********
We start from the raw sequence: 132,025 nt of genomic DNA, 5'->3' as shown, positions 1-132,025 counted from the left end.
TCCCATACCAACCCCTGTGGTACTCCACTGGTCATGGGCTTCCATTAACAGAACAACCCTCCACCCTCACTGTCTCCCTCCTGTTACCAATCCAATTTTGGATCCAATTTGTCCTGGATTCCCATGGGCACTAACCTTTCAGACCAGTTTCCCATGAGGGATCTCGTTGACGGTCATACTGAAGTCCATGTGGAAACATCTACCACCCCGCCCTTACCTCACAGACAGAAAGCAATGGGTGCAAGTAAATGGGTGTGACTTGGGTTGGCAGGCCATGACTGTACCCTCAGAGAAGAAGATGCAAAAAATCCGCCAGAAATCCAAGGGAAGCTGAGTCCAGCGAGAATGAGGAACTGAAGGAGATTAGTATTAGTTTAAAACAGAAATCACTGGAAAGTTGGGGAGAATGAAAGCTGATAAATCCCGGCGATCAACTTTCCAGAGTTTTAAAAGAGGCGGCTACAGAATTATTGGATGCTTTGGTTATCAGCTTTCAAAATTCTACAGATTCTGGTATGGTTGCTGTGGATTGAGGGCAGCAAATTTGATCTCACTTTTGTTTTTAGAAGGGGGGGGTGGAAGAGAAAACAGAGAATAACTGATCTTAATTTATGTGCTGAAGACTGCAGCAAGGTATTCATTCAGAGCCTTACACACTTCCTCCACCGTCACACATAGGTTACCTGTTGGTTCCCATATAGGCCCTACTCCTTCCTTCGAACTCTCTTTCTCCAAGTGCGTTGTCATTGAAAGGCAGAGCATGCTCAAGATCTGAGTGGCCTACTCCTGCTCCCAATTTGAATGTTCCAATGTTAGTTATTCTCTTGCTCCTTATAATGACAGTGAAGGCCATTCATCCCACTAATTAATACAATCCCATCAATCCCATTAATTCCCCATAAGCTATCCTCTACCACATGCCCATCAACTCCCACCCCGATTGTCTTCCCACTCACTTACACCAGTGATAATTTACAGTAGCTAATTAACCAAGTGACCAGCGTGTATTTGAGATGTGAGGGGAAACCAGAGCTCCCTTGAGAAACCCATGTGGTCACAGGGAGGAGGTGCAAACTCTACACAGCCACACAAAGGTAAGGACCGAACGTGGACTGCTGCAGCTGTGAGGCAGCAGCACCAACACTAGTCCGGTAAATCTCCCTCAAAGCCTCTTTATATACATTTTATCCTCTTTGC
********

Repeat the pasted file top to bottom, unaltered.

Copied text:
We start from the raw sequence: 132,025 nt of genomic DNA, 5'->3' as shown, positions 1-132,025 counted from the left end.
TCCCATACCAACCCCTGTGGTACTCCACTGGTCATGGGCTTCCATTAACAGAACAACCCTCCACCCTCACTGTCTCCCTCCTGTTACCAATCCAATTTTGGATCCAATTTGTCCTGGATTCCCATGGGCACTAACCTTTCAGACCAGTTTCCCATGAGGGATCTCGTTGACGGTCATACTGAAGTCCATGTGGAAACATCTACCACCCCGCCCTTACCTCACAGACAGAAAGCAATGGGTGCAAGTAAATGGGTGTGACTTGGGTTGGCAGGCCATGACTGTACCCTCAGAGAAGAAGATGCAAAAAATCCGCCAGAAATCCAAGGGAAGCTGAGTCCAGCGAGAATGAGGAACTGAAGGAGATTAGTATTAGTTTAAAACAGAAATCACTGGAAAGTTGGGGAGAATGAAAGCTGATAAATCCCGGCGATCAACTTTCCAGAGTTTTAAAAGAGGCGGCTACAGAATTATTGGATGCTTTGGTTATCAGCTTTCAAAATTCTACAGATTCTGGTATGGTTGCTGTGGATTGAGGGCAGCAAATTTGATCTCACTTTTGTTTTTAGAAGGGGGGGGTGGAAGAGAAAACAGAGAATAACTGATCTTAATTTATGTGCTGAAGACTGCAGCAAGGTATTCATTCAGAGCCTTACACACTTCCTCCACCGTCACACATAGGTTACCTGTTGGTTCCCATATAGGCCCTACTCCTTCCTTCGAACTCTCTTTCTCCAAGTGCGTTGTCATTGAAAGGCAGAGCATGCTCAAGATCTGAGTGGCCTACTCCTGCTCCCAATTTGAATGTTCCAATGTTAGTTATTCTCTTGCTCCTTATAATGACAGTGAAGGCCATTCATCCCACTAATTAATACAATCCCATCAATCCCATTAATTCCCCATAAGCTATCCTCTACCACATGCCCATCAACTCCCACCCCGATTGTCTTCCCACTCACTTACACCAGTGATAATTTACAGTAGCTAATTAACCAAGTGACCAGCGTGTATTTGAGATGTGAGGGGAAACCAGAGCTCCCTTGAGAAACCCATGTGGTCACAGGGAGGAGGTGCAAACTCTACACAGCCACACAAAGGTAAGGACCGAACGTGGACTGCTGCAGCTGTGAGGCAGCAGCACCAACACTAGTCCGGTAAATCTCCCTCAAAGCCTCTTTATATACATTTTATCCTCTTTGC